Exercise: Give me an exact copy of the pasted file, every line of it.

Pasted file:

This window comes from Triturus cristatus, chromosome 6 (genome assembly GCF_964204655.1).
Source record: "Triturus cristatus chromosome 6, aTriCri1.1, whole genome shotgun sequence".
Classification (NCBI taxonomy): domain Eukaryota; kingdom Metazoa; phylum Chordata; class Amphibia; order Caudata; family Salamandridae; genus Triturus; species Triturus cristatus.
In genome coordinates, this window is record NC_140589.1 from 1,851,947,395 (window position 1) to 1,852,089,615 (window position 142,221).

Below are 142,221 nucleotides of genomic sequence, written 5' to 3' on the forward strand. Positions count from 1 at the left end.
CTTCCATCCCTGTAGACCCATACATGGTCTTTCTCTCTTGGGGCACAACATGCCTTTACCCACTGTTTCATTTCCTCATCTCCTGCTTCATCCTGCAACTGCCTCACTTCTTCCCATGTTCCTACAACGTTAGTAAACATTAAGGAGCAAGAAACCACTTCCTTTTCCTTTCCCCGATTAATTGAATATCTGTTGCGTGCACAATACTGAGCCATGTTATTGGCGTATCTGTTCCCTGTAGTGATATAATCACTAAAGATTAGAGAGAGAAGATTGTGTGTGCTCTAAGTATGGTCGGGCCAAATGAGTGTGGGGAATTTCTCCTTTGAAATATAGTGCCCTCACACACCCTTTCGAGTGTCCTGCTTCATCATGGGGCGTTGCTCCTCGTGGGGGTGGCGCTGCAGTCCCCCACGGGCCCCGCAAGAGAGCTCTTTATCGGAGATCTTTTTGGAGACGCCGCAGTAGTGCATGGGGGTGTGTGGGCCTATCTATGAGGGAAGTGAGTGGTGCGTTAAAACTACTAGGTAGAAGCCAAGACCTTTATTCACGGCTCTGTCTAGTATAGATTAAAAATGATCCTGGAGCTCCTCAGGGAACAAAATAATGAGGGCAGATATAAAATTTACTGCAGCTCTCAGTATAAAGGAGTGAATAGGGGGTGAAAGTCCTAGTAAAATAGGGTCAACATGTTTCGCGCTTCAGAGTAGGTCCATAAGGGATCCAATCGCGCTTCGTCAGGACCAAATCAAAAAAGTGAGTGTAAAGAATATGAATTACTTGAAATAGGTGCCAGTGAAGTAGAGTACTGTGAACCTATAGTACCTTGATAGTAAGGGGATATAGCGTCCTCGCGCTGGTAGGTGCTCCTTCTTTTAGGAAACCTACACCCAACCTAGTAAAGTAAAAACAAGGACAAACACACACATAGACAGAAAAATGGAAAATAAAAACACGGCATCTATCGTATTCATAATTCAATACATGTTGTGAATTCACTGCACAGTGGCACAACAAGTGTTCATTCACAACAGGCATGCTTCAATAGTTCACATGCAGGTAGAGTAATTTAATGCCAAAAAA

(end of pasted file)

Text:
This window comes from Triturus cristatus, chromosome 6 (genome assembly GCF_964204655.1).
Source record: "Triturus cristatus chromosome 6, aTriCri1.1, whole genome shotgun sequence".
Classification (NCBI taxonomy): domain Eukaryota; kingdom Metazoa; phylum Chordata; class Amphibia; order Caudata; family Salamandridae; genus Triturus; species Triturus cristatus.
In genome coordinates, this window is record NC_140589.1 from 1,851,947,395 (window position 1) to 1,852,089,615 (window position 142,221).

Below are 142,221 nucleotides of genomic sequence, written 5' to 3' on the forward strand. Positions count from 1 at the left end.
CTTCCATCCCTGTAGACCCATACATGGTCTTTCTCTCTTGGGGCACAACATGCCTTTACCCACTGTTTCATTTCCTCATCTCCTGCTTCATCCTGCAACTGCCTCACTTCTTCCCATGTTCCTACAACGTTAGTAAACATTAAGGAGCAAGAAACCACTTCCTTTTCCTTTCCCCGATTAATTGAATATCTGTTGCGTGCACAATACTGAGCCATGTTATTGGCGTATCTGTTCCCTGTAGTGATATAATCACTAAAGATTAGAGAGAGAAGATTGTGTGTGCTCTAAGTATGGTCGGGCCAAATGAGTGTGGGGAATTTCTCCTTTGAAATATAGTGCCCTCACACACCCTTTCGAGTGTCCTGCTTCATCATGGGGCGTTGCTCCTCGTGGGGGTGGCGCTGCAGTCCCCCACGGGCCCCGCAAGAGAGCTCTTTATCGGAGATCTTTTTGGAGACGCCGCAGTAGTGCATGGGGGTGTGTGGGCCTATCTATGAGGGAAGTGAGTGGTGCGTTAAAACTACTAGGTAGAAGCCAAGACCTTTATTCACGGCTCTGTCTAGTATAGATTAAAAATGATCCTGGAGCTCCTCAGGGAACAAAATAATGAGGGCAGATATAAAATTTACTGCAGCTCTCAGTATAAAGGAGTGAATAGGGGGTGAAAGTCCTAGTAAAATAGGGTCAACATGTTTCGCGCTTCAGAGTAGGTCCATAAGGGATCCAATCGCGCTTCGTCAGGACCAAATCAAAAAAGTGAGTGTAAAGAATATGAATTACTTGAAATAGGTGCCAGTGAAGTAGAGTACTGTGAACCTATAGTACCTTGATAGTAAGGGGATATAGCGTCCTCGCGCTGGTAGGTGCTCCTTCTTTTAGGAAACCTACACCCAACCTAGTAAAGTAAAAACAAGGACAAACACACACATAGACAGAAAAATGGAAAATAAAAACACGGCATCTATCGTATTCATAATTCAATACATGTTGTGAATTCACTGCACAGTGGCACAACAAGTGTTCATTCACAACAGGCATGCTTCAATAGTTCACATGCAGGTAGAGTAATTTAATGCCAAAAAA